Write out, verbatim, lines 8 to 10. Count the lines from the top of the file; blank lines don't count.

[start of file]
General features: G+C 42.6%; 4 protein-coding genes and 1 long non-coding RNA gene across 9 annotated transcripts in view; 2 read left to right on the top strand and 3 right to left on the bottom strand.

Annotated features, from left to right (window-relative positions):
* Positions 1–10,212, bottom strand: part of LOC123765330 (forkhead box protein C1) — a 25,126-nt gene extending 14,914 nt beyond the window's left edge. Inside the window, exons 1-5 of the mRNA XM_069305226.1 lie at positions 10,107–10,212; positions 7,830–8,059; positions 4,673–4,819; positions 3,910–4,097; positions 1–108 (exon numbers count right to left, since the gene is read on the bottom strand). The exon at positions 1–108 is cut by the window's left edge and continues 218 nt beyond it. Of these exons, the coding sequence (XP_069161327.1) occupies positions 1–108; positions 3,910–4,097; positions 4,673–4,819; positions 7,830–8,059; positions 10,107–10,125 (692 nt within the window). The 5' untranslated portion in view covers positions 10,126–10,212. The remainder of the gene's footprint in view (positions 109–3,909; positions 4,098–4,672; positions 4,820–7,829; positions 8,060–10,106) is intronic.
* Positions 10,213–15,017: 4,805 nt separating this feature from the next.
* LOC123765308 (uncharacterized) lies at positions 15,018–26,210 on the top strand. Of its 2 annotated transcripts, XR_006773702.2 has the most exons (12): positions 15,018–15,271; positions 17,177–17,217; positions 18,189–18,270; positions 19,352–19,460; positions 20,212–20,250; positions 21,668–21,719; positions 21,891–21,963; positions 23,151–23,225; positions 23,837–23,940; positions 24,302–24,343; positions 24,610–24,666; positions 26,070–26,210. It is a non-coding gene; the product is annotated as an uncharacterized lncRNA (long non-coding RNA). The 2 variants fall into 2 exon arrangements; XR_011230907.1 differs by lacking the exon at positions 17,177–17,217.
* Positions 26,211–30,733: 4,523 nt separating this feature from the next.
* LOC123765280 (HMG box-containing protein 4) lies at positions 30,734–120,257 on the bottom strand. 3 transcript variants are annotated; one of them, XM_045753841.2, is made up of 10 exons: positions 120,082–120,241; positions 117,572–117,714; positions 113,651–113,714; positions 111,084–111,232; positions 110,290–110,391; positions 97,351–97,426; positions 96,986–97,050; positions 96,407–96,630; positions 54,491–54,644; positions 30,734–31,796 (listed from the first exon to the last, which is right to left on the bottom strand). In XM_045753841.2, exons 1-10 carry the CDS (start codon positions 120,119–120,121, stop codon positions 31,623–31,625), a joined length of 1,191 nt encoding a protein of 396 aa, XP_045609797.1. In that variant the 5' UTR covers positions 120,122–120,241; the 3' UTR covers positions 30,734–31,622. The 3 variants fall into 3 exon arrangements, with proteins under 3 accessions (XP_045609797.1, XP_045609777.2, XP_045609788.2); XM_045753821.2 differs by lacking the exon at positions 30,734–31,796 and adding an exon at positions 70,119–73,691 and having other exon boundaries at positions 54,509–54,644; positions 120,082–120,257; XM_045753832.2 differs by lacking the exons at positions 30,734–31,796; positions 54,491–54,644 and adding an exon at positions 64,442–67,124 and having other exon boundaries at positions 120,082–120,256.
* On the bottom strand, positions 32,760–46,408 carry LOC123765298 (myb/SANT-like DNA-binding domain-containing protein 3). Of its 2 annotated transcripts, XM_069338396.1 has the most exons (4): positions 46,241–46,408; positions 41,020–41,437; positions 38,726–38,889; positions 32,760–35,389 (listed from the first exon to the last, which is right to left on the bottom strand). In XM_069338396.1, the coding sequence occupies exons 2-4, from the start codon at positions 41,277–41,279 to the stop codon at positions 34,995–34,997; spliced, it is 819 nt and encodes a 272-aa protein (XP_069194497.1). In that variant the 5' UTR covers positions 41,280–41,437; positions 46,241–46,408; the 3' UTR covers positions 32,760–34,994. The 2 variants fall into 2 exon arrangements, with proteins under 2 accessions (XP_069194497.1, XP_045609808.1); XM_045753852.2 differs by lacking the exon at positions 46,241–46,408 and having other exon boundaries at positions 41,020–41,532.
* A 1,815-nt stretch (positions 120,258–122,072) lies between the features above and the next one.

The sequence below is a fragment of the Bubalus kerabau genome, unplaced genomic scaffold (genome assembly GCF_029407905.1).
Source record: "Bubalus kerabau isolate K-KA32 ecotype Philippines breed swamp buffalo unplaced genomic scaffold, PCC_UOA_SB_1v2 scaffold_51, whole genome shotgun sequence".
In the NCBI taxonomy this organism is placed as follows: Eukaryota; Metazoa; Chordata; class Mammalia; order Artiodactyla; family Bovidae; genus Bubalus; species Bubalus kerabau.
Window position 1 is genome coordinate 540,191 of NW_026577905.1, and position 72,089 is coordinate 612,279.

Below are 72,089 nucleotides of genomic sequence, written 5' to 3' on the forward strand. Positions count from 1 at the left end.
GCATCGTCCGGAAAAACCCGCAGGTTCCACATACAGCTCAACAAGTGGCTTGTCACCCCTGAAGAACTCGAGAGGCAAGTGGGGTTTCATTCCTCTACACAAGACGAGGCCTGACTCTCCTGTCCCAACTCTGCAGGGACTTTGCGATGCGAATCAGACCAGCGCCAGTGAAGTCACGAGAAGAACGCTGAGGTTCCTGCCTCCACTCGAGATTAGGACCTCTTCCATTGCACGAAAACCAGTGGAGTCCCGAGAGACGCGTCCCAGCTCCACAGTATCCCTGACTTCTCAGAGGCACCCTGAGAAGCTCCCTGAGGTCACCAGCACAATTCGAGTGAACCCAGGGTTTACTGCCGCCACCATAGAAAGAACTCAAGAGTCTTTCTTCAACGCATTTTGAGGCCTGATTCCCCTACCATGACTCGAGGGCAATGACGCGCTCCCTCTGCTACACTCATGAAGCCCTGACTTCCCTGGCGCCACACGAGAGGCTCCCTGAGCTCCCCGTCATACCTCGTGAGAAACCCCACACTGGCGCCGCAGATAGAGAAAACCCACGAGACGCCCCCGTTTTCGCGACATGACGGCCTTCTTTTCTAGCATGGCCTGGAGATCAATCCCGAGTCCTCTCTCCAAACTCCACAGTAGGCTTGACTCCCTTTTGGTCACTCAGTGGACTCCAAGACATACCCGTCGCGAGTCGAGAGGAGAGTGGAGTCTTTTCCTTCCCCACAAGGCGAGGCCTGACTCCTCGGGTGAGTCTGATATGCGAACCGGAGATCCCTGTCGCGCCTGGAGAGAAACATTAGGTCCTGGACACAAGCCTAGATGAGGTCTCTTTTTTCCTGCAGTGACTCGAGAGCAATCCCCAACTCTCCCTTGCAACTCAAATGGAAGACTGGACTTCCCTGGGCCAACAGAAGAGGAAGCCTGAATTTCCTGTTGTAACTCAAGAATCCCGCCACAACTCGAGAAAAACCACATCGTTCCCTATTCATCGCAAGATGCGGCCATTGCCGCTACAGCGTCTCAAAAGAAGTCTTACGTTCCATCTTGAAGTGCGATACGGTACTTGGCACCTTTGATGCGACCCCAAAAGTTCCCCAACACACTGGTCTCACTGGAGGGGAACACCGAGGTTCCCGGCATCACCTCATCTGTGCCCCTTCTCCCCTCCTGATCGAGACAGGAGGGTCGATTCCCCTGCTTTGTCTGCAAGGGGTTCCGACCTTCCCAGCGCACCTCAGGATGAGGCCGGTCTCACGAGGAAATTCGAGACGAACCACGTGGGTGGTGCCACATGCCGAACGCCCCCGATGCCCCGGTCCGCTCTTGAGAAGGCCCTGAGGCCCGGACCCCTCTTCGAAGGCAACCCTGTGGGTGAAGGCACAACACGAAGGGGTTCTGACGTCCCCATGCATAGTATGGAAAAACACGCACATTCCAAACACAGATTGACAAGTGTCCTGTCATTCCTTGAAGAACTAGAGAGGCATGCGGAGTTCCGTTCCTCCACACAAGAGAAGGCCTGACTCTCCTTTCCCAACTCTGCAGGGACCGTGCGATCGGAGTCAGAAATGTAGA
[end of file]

* On the bottom strand, positions 32,760–46,408 carry LOC123765298 (myb/SANT-like DNA-binding domain-containing protein 3). Of its 2 annotated transcripts, XM_069338396.1 has the most exons (4): positions 46,241–46,408; positions 41,020–41,437; positions 38,726–38,889; positions 32,760–35,389 (listed from the first exon to the last, which is right to left on the bottom strand). In XM_069338396.1, the coding sequence occupies exons 2-4, from the start codon at positions 41,277–41,279 to the stop codon at positions 34,995–34,997; spliced, it is 819 nt and encodes a 272-aa protein (XP_069194497.1). In that variant the 5' UTR covers positions 41,280–41,437; positions 46,241–46,408; the 3' UTR covers positions 32,760–34,994. The 2 variants fall into 2 exon arrangements, with proteins under 2 accessions (XP_069194497.1, XP_045609808.1); XM_045753852.2 differs by lacking the exon at positions 46,241–46,408 and having other exon boundaries at positions 41,020–41,532.
* A 1,815-nt stretch (positions 120,258–122,072) lies between the features above and the next one.

The sequence below is a fragment of the Bubalus kerabau genome, unplaced genomic scaffold (genome assembly GCF_029407905.1).